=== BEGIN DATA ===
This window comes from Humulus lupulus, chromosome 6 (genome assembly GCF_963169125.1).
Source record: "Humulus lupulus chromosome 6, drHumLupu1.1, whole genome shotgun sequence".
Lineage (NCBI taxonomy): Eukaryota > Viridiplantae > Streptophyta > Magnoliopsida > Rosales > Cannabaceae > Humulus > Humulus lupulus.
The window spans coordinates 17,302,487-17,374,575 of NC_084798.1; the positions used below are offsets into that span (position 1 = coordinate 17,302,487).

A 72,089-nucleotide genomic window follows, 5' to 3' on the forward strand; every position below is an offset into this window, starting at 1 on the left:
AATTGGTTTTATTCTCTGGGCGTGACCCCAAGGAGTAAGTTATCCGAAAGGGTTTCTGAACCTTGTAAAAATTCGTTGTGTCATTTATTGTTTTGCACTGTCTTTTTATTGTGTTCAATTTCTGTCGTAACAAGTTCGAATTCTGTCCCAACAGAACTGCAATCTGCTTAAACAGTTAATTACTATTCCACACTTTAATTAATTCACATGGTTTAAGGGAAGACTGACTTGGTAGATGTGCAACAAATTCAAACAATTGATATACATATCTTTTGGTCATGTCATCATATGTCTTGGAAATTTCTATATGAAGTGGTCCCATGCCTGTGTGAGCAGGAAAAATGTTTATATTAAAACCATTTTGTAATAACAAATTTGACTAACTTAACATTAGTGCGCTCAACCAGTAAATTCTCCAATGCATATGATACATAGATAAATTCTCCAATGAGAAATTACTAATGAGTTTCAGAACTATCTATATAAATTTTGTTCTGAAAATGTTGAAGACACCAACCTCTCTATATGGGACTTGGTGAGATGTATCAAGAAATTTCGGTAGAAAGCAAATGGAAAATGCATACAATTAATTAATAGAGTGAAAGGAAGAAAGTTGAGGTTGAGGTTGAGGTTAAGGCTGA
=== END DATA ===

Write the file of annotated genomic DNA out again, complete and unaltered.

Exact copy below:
This window comes from Humulus lupulus, chromosome 6 (genome assembly GCF_963169125.1).
Source record: "Humulus lupulus chromosome 6, drHumLupu1.1, whole genome shotgun sequence".
Lineage (NCBI taxonomy): Eukaryota > Viridiplantae > Streptophyta > Magnoliopsida > Rosales > Cannabaceae > Humulus > Humulus lupulus.
The window spans coordinates 17,302,487-17,374,575 of NC_084798.1; the positions used below are offsets into that span (position 1 = coordinate 17,302,487).

A 72,089-nucleotide genomic window follows, 5' to 3' on the forward strand; every position below is an offset into this window, starting at 1 on the left:
AATTGGTTTTATTCTCTGGGCGTGACCCCAAGGAGTAAGTTATCCGAAAGGGTTTCTGAACCTTGTAAAAATTCGTTGTGTCATTTATTGTTTTGCACTGTCTTTTTATTGTGTTCAATTTCTGTCGTAACAAGTTCGAATTCTGTCCCAACAGAACTGCAATCTGCTTAAACAGTTAATTACTATTCCACACTTTAATTAATTCACATGGTTTAAGGGAAGACTGACTTGGTAGATGTGCAACAAATTCAAACAATTGATATACATATCTTTTGGTCATGTCATCATATGTCTTGGAAATTTCTATATGAAGTGGTCCCATGCCTGTGTGAGCAGGAAAAATGTTTATATTAAAACCATTTTGTAATAACAAATTTGACTAACTTAACATTAGTGCGCTCAACCAGTAAATTCTCCAATGCATATGATACATAGATAAATTCTCCAATGAGAAATTACTAATGAGTTTCAGAACTATCTATATAAATTTTGTTCTGAAAATGTTGAAGACACCAACCTCTCTATATGGGACTTGGTGAGATGTATCAAGAAATTTCGGTAGAAAGCAAATGGAAAATGCATACAATTAATTAATAGAGTGAAAGGAAGAAAGTTGAGGTTGAGGTTGAGGTTAAGGCTGA